Snapping Wings

Her hair brittle and tossed into a twisted bun, Mrs. Proctor sat in the furthest corner of the nursing room on a rickety metal chair. Her hands rested on her powdered pink suit—something traditionally worn among hospital attendants and paired with soundless, white leather slippers—with a knowing calmness, which provided her with an air of wisdom often found amongst the elderly. She held a constant, watching stare over the nursery, like that of an animal observing its prey from a comfortable distance. And yet her skin was so white and smooth that it appeared fragile, the delicate skin of an egg. Her posture was erect.


The squeak of the thick, rubbery soles of Charlie’s military boots split the silence of the hallway outside at lazy intervals. Mrs. Proctor liked the regular, thumping scuffle that those boots made between squeaks, as the heavy heel hit the linoleum floor. It was soothing, and she often felt sleepy listening to it. Not tired, sleepy. There was this incredible earthiness about that thump and bomp and tha, something that was otherwise amiss in the nursing room of Production Wing 17—a sensation she often felt but never voiced or consciously noticed. She knew better. Still, gently closing her eyes, Mrs. Proctor listened and felt amongst the rows of fresh, sleeping babes, whom she had just recently laid to sleep in their matching cradles of white.


The clock ticked along above the door.


“Miss?” The voice was timid.


“Yes, Eyeball,” responded Mrs. Proctor. She did not open her eyes, for she was all too familiar with the humped, little man, his woolen vest, and, most obviously, his balding head. She could feel his nervous presence, often seemingly embodied in his large, anxious eyes, which constantly moved in tune to his stutter as if performing some odd little dance. Also a result of his blatant anxiety, Eyeball rubbed his small hands with a vengeance, turning them pink and chafed. Almost distastefully, Mrs. Proctor imagined that his trousers would be a few inches too short. Eyeball was like a disheveled, fumbling child, guilty of some embarrassing flop and awaiting the slap of his father’s belt.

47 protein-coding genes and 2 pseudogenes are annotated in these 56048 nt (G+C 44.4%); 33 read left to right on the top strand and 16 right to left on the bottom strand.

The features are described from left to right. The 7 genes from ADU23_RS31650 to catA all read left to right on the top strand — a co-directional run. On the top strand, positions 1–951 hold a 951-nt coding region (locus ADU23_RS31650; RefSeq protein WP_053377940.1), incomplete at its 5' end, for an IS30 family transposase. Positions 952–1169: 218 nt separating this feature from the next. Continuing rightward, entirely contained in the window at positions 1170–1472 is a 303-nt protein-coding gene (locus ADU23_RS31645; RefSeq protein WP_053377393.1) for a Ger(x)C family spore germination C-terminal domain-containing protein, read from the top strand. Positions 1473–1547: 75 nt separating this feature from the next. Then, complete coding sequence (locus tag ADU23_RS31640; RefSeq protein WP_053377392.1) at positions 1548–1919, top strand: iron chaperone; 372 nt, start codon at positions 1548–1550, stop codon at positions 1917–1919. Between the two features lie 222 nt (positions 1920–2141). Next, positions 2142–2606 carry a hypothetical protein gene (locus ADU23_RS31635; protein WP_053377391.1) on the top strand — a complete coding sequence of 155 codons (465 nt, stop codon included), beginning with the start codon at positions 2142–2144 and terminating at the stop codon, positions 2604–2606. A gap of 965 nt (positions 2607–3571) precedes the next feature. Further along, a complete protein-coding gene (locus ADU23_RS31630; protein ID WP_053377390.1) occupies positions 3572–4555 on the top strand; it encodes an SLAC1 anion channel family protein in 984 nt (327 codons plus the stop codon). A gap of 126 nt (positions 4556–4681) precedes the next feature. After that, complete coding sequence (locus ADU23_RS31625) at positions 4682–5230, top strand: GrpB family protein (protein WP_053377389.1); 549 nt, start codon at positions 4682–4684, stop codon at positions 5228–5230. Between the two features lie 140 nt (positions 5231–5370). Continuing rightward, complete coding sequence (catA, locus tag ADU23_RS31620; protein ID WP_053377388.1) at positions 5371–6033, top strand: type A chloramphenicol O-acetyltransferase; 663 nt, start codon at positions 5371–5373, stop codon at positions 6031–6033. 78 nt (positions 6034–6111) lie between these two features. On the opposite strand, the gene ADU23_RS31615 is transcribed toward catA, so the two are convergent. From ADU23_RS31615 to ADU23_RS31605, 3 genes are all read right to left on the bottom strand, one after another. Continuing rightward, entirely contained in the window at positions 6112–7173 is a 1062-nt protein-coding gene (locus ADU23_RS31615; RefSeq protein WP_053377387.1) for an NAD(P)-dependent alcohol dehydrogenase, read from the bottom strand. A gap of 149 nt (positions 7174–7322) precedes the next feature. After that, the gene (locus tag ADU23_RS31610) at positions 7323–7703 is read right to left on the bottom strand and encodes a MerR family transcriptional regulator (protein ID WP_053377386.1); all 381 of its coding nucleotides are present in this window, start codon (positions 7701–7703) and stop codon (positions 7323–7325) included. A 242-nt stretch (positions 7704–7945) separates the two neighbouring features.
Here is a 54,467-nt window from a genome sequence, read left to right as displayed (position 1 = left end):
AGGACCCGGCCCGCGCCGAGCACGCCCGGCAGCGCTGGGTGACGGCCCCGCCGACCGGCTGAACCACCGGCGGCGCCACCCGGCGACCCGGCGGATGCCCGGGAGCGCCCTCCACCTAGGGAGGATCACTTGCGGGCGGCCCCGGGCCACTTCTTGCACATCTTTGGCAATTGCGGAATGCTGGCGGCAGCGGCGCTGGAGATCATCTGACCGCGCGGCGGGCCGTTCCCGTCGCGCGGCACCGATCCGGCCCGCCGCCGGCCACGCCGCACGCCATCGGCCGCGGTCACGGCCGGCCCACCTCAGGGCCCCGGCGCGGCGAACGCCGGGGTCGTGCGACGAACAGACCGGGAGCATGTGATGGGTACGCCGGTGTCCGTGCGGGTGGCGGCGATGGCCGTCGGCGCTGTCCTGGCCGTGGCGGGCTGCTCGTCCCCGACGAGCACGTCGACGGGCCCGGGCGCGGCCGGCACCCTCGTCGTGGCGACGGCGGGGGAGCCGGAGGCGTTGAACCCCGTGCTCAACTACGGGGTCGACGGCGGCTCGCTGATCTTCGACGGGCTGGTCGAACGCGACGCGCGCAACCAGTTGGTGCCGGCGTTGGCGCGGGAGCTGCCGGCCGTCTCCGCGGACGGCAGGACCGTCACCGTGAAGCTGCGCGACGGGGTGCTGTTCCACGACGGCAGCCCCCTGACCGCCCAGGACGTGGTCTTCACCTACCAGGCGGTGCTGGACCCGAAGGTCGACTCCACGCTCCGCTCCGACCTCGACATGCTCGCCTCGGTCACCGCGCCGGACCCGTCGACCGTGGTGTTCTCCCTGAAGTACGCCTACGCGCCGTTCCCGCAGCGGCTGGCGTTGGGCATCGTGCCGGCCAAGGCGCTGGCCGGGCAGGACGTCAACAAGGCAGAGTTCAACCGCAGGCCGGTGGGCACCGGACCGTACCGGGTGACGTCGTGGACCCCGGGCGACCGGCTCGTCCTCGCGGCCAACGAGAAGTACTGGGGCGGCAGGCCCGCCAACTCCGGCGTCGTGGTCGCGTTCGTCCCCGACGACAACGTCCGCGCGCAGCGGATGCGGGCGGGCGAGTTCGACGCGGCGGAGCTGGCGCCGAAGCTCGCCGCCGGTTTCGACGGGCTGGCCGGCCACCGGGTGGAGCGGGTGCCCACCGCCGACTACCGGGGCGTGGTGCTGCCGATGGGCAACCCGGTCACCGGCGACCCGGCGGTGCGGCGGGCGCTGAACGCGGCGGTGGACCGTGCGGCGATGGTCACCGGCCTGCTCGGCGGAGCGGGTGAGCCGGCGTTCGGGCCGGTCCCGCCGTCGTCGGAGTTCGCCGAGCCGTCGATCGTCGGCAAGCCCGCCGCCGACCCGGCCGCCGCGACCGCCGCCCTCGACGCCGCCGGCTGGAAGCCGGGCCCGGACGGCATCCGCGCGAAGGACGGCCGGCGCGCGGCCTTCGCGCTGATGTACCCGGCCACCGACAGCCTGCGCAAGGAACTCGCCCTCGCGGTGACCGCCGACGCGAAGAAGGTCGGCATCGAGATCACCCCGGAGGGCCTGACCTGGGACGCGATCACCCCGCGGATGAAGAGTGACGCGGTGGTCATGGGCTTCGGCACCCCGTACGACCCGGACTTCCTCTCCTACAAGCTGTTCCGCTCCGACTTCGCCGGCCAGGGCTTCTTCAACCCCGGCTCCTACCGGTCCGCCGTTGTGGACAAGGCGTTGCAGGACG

“Please, Miss. I believe one of ‘em has gone—limp.”


Mrs. Proctor still did not rise. Her eyes remained closed. “Well, have you told Mr. Thompson then, Eyeball?”


“Not yet, Miss.”


Mrs. Proctor nodded her head slowly. “Where is he?”


“Mr. Thompson?”



“No, no—the babe.” She said this calmly.


“I b’lieve—it’s a girl, Miss.”


Mrs. Proctor opened her eyes. “A girl, you say? But we haven’t had one of those in years…” She paused, pursing her lips. Then, with a sigh: “Take me to her. Will you, dear?”


Eyeball nodded hastily and scuffled down the row directly in front of Mrs. Proctor’s chair. Finally, he stopped, resting his hand on the plastic handle of a nearby cradle.


The clock ticked along.


The babe was abnormally small and bundled tightly in a woven, white blanket. A white cap had been pulled well over its head, contributing to the babe’s tiny appearance. From what could be seen, its face was incredibly pink, practically red.


After a few beats, Mrs. Proctor lifted the name card tacked to the front of the babe’s cradle. “Bird?” she said, still inspecting the name card. “And what district birthed her?”


“A woman of the Northeastern Quarter, I—b’lieve,” Eyeball said earnestly.


Mrs. Proctor considered this. “And—what does she measure?”


“Seven—seven pounds, six ounces, Miss,” he replied.


Mrs. Proctor’s gaze durned dazed. She looked down at the babe, taking it in her arms and removing the white cap. “She’s terribly small.” Her voice was soft. She ran her nimble fingers under Bird’s jawline, resting her thumb behind the babe’s ear. With a sharp breath, she pushed Bird back into Eyeball’s chest. “Alive. She’s—alive. Just weak, so terribly weak, Eye.” For the first time that day, and perhaps ever, Mrs. Proctor appealed to Eyeball, searching his round face hopefully as if it beheld an answer to some problem. Her heartbeat grew more rapid.


Upon seeing this, Eyeball immediately began to shake, his shoulders shuddering and convulsing against the pressure of Mrs. Proctor’s stare. He looked down at his shoes. “I think I’ll—see to Mr. Thompson now—Miss. Yes, I think I will do that…” His hands rubbed together, wide eyes dancing. Tucking his chin into his chest, he finally shuffled off down the isle, out the grand, open door.